• I know a lot of people like to know about authors – I was even having this debate way back in my university days with my then tutor. For me, the work has to stand or fall on its own merits, and I find if I dislike an author for any reason (eg discovering that in real life they were horribly racist etc) that puts me off their books. Not that Horowitz came over as horrible in this book, just a bit too full of himself…

      Try Magpie Murders – it’s a really clever take on Golden Age crime. 😀

  11. Those deeply held likes and dislikes can seriously interfere with reading enjoyment can’t they? I have to say I don’t share your reservations regarding a writer’s character but I have plenty of my own quirks which ruin other perfectly good books. I do however have reservations about authors trying to be too clever and I take note about this one probably not being the first to read by this author (I hope my request on NG stays inactive!!)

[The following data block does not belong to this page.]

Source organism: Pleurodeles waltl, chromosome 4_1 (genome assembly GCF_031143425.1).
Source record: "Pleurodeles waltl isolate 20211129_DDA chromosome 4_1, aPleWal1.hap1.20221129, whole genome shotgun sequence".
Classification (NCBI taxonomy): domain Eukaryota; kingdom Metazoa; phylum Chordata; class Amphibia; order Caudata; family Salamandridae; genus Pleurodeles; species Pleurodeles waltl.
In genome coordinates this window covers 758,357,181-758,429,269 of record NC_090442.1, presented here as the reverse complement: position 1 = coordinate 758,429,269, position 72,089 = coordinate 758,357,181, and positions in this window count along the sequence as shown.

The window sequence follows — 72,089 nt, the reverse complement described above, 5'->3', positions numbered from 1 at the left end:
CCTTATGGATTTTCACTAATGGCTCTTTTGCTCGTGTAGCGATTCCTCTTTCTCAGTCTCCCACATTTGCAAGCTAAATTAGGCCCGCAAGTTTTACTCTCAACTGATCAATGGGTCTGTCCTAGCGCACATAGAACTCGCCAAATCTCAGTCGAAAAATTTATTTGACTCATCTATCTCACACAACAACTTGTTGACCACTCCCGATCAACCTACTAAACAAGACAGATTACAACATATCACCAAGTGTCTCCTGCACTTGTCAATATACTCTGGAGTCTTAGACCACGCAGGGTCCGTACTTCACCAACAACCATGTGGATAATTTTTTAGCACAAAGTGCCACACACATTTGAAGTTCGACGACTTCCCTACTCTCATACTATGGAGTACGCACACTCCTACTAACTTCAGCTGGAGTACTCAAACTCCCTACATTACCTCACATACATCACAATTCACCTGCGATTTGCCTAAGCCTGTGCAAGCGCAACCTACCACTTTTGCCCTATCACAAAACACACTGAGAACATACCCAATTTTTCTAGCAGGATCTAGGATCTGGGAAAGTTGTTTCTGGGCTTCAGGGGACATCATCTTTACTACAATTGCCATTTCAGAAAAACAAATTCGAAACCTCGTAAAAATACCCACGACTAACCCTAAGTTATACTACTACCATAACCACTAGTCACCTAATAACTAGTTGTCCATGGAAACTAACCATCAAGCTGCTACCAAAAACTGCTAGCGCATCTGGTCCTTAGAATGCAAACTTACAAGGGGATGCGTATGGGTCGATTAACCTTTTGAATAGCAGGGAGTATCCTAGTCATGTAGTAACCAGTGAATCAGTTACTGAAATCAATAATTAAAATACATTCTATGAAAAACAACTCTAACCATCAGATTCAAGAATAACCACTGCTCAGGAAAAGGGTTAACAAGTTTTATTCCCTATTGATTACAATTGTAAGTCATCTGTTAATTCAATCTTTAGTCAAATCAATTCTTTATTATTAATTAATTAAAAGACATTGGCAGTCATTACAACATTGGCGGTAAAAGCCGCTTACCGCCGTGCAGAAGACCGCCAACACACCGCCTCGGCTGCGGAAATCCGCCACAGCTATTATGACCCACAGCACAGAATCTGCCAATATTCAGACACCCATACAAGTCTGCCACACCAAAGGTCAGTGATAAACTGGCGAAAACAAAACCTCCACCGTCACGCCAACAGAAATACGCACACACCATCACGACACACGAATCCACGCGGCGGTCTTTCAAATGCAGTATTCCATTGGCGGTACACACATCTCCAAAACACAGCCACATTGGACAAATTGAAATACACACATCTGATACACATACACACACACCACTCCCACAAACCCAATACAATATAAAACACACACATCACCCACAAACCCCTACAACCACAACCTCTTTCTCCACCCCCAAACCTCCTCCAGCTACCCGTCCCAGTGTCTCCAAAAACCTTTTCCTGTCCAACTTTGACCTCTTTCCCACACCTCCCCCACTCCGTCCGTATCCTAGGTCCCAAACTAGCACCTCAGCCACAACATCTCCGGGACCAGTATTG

• They can! My first reaction was to think it was a fun idea but then as the character began to annoy me, it began to worry me that it would put me off not just this book, but all his books in the future. I hope it hasn’t! Ha! I often find myself hoping NG says no… 😉

  12. It seems like the height of vanity to put yourself as a character in your own book to me, but Alfred Hitchcock always managed it beautifully in his movies. Sounds as if he didn’t quite pull this off…

    • Yes, it did feel vain – ah, if only he’d done a Hitchcock and just appeared for a moment in the background! I’d have loved it then! But putting himself in as one of the main characters gave me too much time to find him annoying… 😦